April 13, 2013 1 Comment
1. In New York, we could only buy wine and spirits at liquor stores. In Iowa, we can buy it pretty much anywhere: grocery stores, drug stores, convenience stores, wine stores, wherever. Quality varies widely, needless to say. We rank the wine shopping hierarchy in Des Moines as follows:
Ingersoll Wine & Spirits > Hy-Vee > Dahl’s > Wahlgreens > Quik Trip > Casey’s > Kum & Go
2. Heresy alert: Critics around the world are falling all over themselves to praise Nick Cave and the Bad Seeds’ new disc, Push the Sky Away, as a moody, atmospheric masterpiece. But me? I think it’s slow, boring, and proves just how important ex-member Mick Harvey was to the Bad Seeds.
3. My other biggest musical disappointment in 2013 is Frightened Rabbit’s Pedestrian Verse. I adored their last two albums (see here, here, here and here), and their 2012 EP State Hospital boded well as a preview for the new disc, but it really fell flat for me upon arrival. I read one review that compared the new record to Coldplay. I wouldn’t argue with that assessment, though I consider it a terrible insult.
4. Those disappointing albums notwithstanding, I think 2013 has been an absolutely stellar year for new music, with a dizzying array of career highlights from a wide range of performers. I suspect all of the following albums will feature on my “Best Records of the Year” survey when I write it in December, with either the Wire or the Bowie disc in the top spot:
Wire, Change Becomes Us
Karl Bartos, Off The Record
Clutch, Earth Rocker
David Bowie, The Next Day
Che Guevara T-Short, Everyone That’s Dead Was Obviously Wrong
The Weasels, AARP Go The Weasels
Pere Ubu, Lady from Shanghai
5. Grand Mal’s Binge/Purge is one of my favorite records from the time I spent in mid-1980s Washington, DC’s musical underground. You can nab a copy here. Don’t be put off by the heinous album cover, a poster of which used to adorn my bulletin board at the Naval Academy, much to our visitors’ horror.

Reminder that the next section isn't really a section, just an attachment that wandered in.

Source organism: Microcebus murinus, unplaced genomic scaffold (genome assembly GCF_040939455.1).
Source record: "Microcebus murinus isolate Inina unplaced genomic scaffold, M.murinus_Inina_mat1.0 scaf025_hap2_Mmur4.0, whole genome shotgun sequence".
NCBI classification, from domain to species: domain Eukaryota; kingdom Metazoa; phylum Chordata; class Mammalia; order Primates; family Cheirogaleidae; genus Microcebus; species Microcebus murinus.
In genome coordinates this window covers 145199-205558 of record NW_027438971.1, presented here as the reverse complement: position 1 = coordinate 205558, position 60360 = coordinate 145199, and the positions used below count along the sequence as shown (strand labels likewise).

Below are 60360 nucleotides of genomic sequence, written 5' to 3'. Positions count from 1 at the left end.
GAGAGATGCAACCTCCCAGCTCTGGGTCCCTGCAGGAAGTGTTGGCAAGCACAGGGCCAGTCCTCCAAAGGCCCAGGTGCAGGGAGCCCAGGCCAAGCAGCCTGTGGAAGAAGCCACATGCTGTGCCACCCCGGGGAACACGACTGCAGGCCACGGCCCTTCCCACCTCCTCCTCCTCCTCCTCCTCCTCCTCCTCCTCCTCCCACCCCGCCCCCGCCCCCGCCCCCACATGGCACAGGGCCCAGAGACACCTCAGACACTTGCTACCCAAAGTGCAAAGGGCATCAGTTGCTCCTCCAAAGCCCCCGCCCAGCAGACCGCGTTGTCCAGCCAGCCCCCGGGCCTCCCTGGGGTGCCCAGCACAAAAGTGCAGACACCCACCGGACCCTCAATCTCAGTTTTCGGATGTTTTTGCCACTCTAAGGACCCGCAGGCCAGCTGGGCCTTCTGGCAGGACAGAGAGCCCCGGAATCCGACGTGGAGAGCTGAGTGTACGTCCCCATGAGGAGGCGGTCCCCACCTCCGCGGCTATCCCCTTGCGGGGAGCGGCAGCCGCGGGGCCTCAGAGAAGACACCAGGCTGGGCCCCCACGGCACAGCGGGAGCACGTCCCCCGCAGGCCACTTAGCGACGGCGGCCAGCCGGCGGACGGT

6. Still the best children’s book ever: Jerome.
7. Still the most terrifying version of the tired Charles Dickens classic: Richard Williams’ A Christmas Carol (1971). See especially 5:58 and 16:40.
8. As a native South Carolinian, I am very good at cracking pecans by hand. There’s some brute force involved, but also some finesse, and it is deeply satisfying to end up with two perfect pecan halves in hand without any mechanical assistance. I bought some pecans at our indoor Winter Farmer’s Market a couple of months ago, and one afternoon was particularly pleased by the perfect pecan I extracted. I went to the living room to show Marcia and share my accomplishment, hand held out in front of me. Before I could say a word, she grabbed one of the pecan halves, popped it in her mouth, and walked away. Show Off FAIL.
9. How much money do state and federal governments spend on signs that are essentially universal, such as “No Littering” or “Bridge Freezes Before Road” or “Keep Right Except to Pass.” How about we save a ton of tax dollars and eliminate all of these and other stupid signs by just having acceptance of a driver’s license include a signed attestation the the recipient understands that all bridges freeze before all roads, that littering is a no-no, that the left lane is reserved for passing, etc.
10. This post cleared about half of my office whiteboard.